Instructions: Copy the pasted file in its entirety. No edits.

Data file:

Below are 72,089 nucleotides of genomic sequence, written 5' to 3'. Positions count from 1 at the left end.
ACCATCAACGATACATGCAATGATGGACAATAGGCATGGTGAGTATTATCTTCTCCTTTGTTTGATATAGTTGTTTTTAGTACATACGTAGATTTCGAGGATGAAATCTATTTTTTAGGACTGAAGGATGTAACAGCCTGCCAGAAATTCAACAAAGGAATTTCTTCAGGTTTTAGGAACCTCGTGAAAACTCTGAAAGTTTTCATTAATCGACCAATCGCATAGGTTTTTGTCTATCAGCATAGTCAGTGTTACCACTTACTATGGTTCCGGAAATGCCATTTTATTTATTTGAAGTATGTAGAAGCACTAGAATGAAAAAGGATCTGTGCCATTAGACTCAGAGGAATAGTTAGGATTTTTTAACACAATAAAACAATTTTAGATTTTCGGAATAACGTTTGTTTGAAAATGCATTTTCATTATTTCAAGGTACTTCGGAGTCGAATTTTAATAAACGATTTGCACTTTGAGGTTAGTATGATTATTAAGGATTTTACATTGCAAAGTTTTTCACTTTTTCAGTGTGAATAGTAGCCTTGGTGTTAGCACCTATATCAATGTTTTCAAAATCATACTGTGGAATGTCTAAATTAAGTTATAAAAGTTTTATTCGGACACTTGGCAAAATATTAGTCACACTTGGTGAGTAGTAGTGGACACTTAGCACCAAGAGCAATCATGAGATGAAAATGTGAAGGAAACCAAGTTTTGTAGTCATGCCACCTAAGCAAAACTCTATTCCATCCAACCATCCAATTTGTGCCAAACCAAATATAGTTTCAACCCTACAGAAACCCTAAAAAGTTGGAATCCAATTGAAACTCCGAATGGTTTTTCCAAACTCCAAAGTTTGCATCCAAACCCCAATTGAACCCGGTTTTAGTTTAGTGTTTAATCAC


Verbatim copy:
Below are 72,089 nucleotides of genomic sequence, written 5' to 3'. Positions count from 1 at the left end.
ACCATCAACGATACATGCAATGATGGACAATAGGCATGGTGAGTATTATCTTCTCCTTTGTTTGATATAGTTGTTTTTAGTACATACGTAGATTTCGAGGATGAAATCTATTTTTTAGGACTGAAGGATGTAACAGCCTGCCAGAAATTCAACAAAGGAATTTCTTCAGGTTTTAGGAACCTCGTGAAAACTCTGAAAGTTTTCATTAATCGACCAATCGCATAGGTTTTTGTCTATCAGCATAGTCAGTGTTACCACTTACTATGGTTCCGGAAATGCCATTTTATTTATTTGAAGTATGTAGAAGCACTAGAATGAAAAAGGATCTGTGCCATTAGACTCAGAGGAATAGTTAGGATTTTTTAACACAATAAAACAATTTTAGATTTTCGGAATAACGTTTGTTTGAAAATGCATTTTCATTATTTCAAGGTACTTCGGAGTCGAATTTTAATAAACGATTTGCACTTTGAGGTTAGTATGATTATTAAGGATTTTACATTGCAAAGTTTTTCACTTTTTCAGTGTGAATAGTAGCCTTGGTGTTAGCACCTATATCAATGTTTTCAAAATCATACTGTGGAATGTCTAAATTAAGTTATAAAAGTTTTATTCGGACACTTGGCAAAATATTAGTCACACTTGGTGAGTAGTAGTGGACACTTAGCACCAAGAGCAATCATGAGATGAAAATGTGAAGGAAACCAAGTTTTGTAGTCATGCCACCTAAGCAAAACTCTATTCCATCCAACCATCCAATTTGTGCCAAACCAAATATAGTTTCAACCCTACAGAAACCCTAAAAAGTTGGAATCCAATTGAAACTCCGAATGGTTTTTCCAAACTCCAAAGTTTGCATCCAAACCCCAATTGAACCCGGTTTTAGTTTAGTGTTTAATCAC